Festival of words and wonder fills College of Art
University students, staff and alumni are joining a line-up of inspirational events at the Edinburgh International Book Festival to celebrate the power of sharing stories and ideas.
This year’s vibrant programme builds on the hybrid format developed over the past two years, with many of the live, in-person events available to stream online.
The Festival – which runs from 13-29 August – is returning to the University’s Edinburgh College of Art (ECA) for a second year. A new site layout will accommodate more events and audiences.
Organisers say the programme of 600 events, featuring more than 550 writers, artists and thinkers from around the world, will provide audiences with adventures, insights, personal stories and new perspectives.
Most Book Festival authors and artists are appearing on stage, in-person. For the few who are taking part remotely from wherever they are in the world, audiences will watch them on a screen in the venue.
The packed line-up of Book Festival events also includes the Baillie Gifford Children’s Programme.
Tickets for in-person events are on sale from the Book Festival website.
Visitors to ECA will also be welcomed to the August Graduate Show from 19 – 26 August which will celebrate and showcase the work of post-graduate students of Art, Design and Architecture and Landscape Architecture.
This year, the show takes place in the Main Building and Evolution House where visitors can to discover and explore the work of the next generation of creative talent.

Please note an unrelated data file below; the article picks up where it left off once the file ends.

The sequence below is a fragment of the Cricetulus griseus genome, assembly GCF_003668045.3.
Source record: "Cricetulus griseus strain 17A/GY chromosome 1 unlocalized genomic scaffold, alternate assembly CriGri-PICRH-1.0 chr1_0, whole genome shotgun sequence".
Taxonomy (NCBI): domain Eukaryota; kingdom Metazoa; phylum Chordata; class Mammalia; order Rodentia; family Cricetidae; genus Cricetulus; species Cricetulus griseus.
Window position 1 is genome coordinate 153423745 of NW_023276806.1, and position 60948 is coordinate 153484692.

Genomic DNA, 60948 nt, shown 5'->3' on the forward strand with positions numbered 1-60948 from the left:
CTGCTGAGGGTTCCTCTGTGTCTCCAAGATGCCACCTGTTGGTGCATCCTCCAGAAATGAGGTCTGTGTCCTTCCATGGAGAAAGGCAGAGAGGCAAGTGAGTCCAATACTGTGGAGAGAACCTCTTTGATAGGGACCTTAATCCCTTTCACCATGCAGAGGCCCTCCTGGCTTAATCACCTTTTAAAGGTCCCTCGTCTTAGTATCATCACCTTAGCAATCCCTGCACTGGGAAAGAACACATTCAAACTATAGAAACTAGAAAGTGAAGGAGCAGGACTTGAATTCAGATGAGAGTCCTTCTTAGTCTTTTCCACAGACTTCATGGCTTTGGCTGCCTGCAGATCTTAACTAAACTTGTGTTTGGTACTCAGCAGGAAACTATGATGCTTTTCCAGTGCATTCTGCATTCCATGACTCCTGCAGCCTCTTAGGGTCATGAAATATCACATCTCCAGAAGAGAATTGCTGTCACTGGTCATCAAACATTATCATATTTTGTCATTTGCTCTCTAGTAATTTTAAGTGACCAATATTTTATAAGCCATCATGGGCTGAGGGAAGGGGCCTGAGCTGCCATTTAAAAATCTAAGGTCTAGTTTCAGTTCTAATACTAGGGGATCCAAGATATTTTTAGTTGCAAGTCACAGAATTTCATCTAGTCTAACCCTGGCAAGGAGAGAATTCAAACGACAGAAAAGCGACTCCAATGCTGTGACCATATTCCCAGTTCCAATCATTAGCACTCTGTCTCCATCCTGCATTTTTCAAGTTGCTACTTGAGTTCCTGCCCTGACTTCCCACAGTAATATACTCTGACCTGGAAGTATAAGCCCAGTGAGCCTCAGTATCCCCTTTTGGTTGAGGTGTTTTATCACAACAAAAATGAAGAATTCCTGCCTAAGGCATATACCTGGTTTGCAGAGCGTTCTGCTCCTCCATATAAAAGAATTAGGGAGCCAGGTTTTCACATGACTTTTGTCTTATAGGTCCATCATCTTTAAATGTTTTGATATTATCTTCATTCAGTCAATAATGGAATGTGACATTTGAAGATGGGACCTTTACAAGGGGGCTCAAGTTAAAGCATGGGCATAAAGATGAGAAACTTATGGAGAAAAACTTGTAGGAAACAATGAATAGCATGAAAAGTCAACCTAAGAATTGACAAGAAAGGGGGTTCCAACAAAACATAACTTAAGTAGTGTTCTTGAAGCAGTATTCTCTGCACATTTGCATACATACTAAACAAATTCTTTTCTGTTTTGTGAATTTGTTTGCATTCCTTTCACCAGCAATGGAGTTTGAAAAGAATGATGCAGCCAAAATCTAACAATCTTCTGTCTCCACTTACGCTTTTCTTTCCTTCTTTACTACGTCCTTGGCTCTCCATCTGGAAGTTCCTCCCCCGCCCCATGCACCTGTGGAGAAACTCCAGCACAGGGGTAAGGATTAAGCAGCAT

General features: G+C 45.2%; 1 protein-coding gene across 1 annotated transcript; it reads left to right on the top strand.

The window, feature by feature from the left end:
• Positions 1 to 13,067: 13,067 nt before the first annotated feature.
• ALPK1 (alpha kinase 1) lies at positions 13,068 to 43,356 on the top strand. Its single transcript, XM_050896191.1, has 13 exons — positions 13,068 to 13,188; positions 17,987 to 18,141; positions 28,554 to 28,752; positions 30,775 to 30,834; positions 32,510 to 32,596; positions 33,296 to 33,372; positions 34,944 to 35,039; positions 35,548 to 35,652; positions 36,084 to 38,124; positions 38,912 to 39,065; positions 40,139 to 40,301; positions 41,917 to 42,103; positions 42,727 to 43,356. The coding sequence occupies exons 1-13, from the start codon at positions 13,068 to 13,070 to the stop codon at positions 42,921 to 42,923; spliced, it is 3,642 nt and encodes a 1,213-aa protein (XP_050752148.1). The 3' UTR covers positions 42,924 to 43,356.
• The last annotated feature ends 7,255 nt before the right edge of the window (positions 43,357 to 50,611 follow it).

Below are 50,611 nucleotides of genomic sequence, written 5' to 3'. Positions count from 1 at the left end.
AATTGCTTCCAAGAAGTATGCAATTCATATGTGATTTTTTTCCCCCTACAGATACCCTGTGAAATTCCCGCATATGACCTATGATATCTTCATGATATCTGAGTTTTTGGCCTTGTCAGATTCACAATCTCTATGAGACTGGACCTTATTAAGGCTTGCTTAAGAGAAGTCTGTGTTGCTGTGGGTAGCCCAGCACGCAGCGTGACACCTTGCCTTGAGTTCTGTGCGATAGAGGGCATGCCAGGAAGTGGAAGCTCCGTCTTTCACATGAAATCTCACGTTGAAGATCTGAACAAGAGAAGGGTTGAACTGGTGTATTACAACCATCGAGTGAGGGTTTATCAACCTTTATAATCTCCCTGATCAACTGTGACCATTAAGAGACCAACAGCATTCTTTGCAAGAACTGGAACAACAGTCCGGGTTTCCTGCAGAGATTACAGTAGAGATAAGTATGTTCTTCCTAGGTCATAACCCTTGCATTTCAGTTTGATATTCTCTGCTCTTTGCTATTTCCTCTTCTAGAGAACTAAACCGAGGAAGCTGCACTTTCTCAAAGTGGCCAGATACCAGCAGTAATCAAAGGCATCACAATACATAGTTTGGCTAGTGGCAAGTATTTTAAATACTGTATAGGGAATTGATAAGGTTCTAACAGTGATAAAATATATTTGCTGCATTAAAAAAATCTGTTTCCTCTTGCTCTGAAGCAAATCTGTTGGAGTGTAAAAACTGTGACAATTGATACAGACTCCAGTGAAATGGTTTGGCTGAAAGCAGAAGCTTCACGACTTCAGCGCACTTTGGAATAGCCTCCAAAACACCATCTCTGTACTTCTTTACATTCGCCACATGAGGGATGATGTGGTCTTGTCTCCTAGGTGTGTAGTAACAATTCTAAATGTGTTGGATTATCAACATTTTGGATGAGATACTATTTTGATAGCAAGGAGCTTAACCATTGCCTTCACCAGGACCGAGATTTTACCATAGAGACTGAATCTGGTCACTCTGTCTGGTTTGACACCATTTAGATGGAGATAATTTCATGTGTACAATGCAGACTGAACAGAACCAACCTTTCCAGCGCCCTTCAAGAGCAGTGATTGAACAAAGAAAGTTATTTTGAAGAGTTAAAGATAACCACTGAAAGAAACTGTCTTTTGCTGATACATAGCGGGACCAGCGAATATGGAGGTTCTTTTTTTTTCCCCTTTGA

The University is sponsoring six events in the programme and a number of students, staff and alumni are participating in talks.
Acclaimed Scottish writer Jenni Fagan – an alumna and former writer in residence at the University – leads a discussion on her latest novella Hex, a retelling of the true story of Geillis Duncan – one of the first women accused in the North Berwick Witch Trials.
The event – chaired by author and broadcaster Sally Magnusson – is being supported by genderED, the University’s interdisciplinary hub for the study of gender and sexualities.
A panel discussion involving prominent writers and campaigners, supported by the University’s Binks Hub, will consider how people can effect change when faced with injustice.
Food writer and anti-poverty campaigner Jack Monroe, author and broadcaster Jeffrey Boakye, who has written extensively on education, race and masculinity and scholar Stewart Lansley, an expert in inequality, wealth and poverty will take part in the event chaired by Heather Parry of the Society of Authors’ and co-founder of Extra Teeth literary magazine.
The Binks Hub – a collaboration between the University’s Edinburgh Futures Institute, School of Social and Political Science and the School of Health in Social Science – is an initiative that develops arts and creative projects to promote social justice in communities.
Abdulrazak Gurnah – winner of the Nobel Prize for Literature – discusses his latest novel, Afterlives, with Fiammetta Rocco, Senior Editor and Culture Correspondent at The Economist.
The event is supported by the University’s Centre of African Studies.
Award-winning writer Pankaj Mishra’s long-awaited second novel, Run and Hide – a story based around the cultural and political trajectory of modern India – will be in the spotlight at an unmissable event sponsored by the University’s Centre for South Asian Studies.